Climate Change, Acidification, & the Oceans, Marine Life

A tale of two penguins

The Antarctic Peninsular is regarded as one of the fastest warming regions in the Southern Hemisphere.  It might seem small to you, but the increase in air temperature of around 2.8 degrees Celsius is resulting in some big changes.  According to the British Antarctic Survey some 25,000 square kilometres of ice has been lost from ten floating ice shelves, 87% of glacier termini have retreated, seasonal snow cover has decreased.  What exactly these sorts of changes mean for the inhabitants and seasonal visitors to the Peninsular is a question researchers are desperately trying to get a handle on.  The way each species reacts to this changing environment is likely to be very different, even among closely related species. Continue reading “A tale of two penguins”

Climate Change, Acidification, & the Oceans

Loss of polar sea ice could cause an ecological tipping point

Lying underneath the polar sea-ice exists a wealth of critters who have adapted to life in these cold, dark regions.  As climate change increases the temperature at the poles, we have seen an increase in the loss of sea-ice in both the Arctic and the Antarctic.  And for the guys living underneath this means more light.

Light isn’t normally something we consider to be an issue, but for these ecosystems it could be.  Dr Graeme Clark of the University of New South Wales in Australia and colleagues have just published a piece of research that points to a light tipping point – a point at which the light levels become great enough to allow rapid ecological change in the form of algae.  Algae is super fast growing, and it can rapidly take over if conditions – especially light – are suitable… meaning it will likely out-compete the existing invertebrate community.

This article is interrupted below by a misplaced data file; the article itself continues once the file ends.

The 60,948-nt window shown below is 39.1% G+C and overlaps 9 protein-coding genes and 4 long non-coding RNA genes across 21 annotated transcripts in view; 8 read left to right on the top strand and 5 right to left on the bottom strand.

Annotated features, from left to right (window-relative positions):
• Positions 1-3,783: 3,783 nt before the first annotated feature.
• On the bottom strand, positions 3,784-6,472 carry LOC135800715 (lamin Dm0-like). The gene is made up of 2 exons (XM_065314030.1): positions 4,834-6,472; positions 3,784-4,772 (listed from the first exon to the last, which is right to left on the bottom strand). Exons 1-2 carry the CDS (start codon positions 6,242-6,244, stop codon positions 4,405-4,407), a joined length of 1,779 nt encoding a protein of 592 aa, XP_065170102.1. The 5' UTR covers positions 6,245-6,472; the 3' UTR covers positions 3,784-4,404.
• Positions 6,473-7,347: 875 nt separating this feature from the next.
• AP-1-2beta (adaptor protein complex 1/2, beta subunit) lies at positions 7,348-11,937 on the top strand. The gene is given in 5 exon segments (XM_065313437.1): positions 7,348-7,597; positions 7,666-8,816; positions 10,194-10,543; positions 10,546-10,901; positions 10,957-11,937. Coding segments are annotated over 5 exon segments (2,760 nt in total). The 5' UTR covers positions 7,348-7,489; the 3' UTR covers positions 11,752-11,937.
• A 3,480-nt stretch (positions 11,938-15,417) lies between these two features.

This isn’t something that will might happen at some point in the future – its already starting to happen.  More recent declines in sea ice already increasing the amount of light reaching these historically darker depths.

The original paper is available from the Journal Global Change Biology – here’s the link  Unfortunately it’s not open access.

Image:  Even where a comparably rich life was found near Seymour/Paulet fast growing life forms such as sea squirts (white globes with net-like structure), the bushy sea fans, and the branched sponges were most abundant. The red organism is also a sponge. The yellow sphere is a snail. These fast growing and mobile animals indicate that the sea-floor is regularly disturbed and recolonized.  Image and caption from the Alfred Wegener Institute for Polar and Marine Research